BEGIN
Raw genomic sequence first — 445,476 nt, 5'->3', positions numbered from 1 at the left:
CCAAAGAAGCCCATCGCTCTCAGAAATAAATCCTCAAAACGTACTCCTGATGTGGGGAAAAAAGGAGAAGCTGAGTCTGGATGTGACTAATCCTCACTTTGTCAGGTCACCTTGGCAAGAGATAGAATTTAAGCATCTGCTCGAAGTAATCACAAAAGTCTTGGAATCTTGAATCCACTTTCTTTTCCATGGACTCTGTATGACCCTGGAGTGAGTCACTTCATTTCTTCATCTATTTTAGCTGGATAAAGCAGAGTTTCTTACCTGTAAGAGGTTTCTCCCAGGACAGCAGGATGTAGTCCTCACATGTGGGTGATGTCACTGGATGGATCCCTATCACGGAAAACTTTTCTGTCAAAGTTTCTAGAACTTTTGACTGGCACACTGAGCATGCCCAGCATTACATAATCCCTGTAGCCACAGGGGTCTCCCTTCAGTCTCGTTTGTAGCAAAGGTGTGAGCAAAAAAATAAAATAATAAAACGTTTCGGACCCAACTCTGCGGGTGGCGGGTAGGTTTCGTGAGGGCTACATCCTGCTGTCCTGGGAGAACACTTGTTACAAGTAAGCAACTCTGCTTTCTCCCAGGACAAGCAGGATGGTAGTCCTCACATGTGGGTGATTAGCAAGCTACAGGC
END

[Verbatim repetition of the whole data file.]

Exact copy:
Raw genomic sequence first — 445,476 nt, 5'->3', positions numbered from 1 at the left:
CCAAAGAAGCCCATCGCTCTCAGAAATAAATCCTCAAAACGTACTCCTGATGTGGGGAAAAAAGGAGAAGCTGAGTCTGGATGTGACTAATCCTCACTTTGTCAGGTCACCTTGGCAAGAGATAGAATTTAAGCATCTGCTCGAAGTAATCACAAAAGTCTTGGAATCTTGAATCCACTTTCTTTTCCATGGACTCTGTATGACCCTGGAGTGAGTCACTTCATTTCTTCATCTATTTTAGCTGGATAAAGCAGAGTTTCTTACCTGTAAGAGGTTTCTCCCAGGACAGCAGGATGTAGTCCTCACATGTGGGTGATGTCACTGGATGGATCCCTATCACGGAAAACTTTTCTGTCAAAGTTTCTAGAACTTTTGACTGGCACACTGAGCATGCCCAGCATTACATAATCCCTGTAGCCACAGGGGTCTCCCTTCAGTCTCGTTTGTAGCAAAGGTGTGAGCAAAAAAATAAAATAATAAAACGTTTCGGACCCAACTCTGCGGGTGGCGGGTAGGTTTCGTGAGGGCTACATCCTGCTGTCCTGGGAGAACACTTGTTACAAGTAAGCAACTCTGCTTTCTCCCAGGACAAGCAGGATGGTAGTCCTCACATGTGGGTGATTAGCAAGCTACAGGC